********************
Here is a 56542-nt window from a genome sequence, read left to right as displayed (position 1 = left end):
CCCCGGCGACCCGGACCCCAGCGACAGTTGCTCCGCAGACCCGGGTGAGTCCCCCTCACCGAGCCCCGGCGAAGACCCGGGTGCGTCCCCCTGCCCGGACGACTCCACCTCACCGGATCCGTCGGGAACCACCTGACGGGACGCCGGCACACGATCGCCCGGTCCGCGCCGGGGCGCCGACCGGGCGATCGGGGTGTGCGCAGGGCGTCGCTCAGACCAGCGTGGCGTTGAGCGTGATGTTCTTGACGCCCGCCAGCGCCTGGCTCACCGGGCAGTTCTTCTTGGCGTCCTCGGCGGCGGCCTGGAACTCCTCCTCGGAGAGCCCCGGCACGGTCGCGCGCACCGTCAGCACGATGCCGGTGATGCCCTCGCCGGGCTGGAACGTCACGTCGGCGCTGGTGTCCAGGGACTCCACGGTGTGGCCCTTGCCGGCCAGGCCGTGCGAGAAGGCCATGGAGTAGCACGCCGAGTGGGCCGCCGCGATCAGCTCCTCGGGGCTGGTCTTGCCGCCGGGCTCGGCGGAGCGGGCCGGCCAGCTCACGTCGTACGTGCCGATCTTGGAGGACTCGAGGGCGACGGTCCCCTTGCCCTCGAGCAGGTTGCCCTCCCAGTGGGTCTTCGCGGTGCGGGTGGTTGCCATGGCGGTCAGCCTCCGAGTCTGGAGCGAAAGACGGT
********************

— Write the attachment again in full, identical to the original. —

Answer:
Here is a 56542-nt window from a genome sequence, read left to right as displayed (position 1 = left end):
CCCCGGCGACCCGGACCCCAGCGACAGTTGCTCCGCAGACCCGGGTGAGTCCCCCTCACCGAGCCCCGGCGAAGACCCGGGTGCGTCCCCCTGCCCGGACGACTCCACCTCACCGGATCCGTCGGGAACCACCTGACGGGACGCCGGCACACGATCGCCCGGTCCGCGCCGGGGCGCCGACCGGGCGATCGGGGTGTGCGCAGGGCGTCGCTCAGACCAGCGTGGCGTTGAGCGTGATGTTCTTGACGCCCGCCAGCGCCTGGCTCACCGGGCAGTTCTTCTTGGCGTCCTCGGCGGCGGCCTGGAACTCCTCCTCGGAGAGCCCCGGCACGGTCGCGCGCACCGTCAGCACGATGCCGGTGATGCCCTCGCCGGGCTGGAACGTCACGTCGGCGCTGGTGTCCAGGGACTCCACGGTGTGGCCCTTGCCGGCCAGGCCGTGCGAGAAGGCCATGGAGTAGCACGCCGAGTGGGCCGCCGCGATCAGCTCCTCGGGGCTGGTCTTGCCGCCGGGCTCGGCGGAGCGGGCCGGCCAGCTCACGTCGTACGTGCCGATCTTGGAGGACTCGAGGGCGACGGTCCCCTTGCCCTCGAGCAGGTTGCCCTCCCAGTGGGTCTTCGCGGTGCGGGTGGTTGCCATGGCGGTCAGCCTCCGAGTCTGGAGCGAAAGACGGT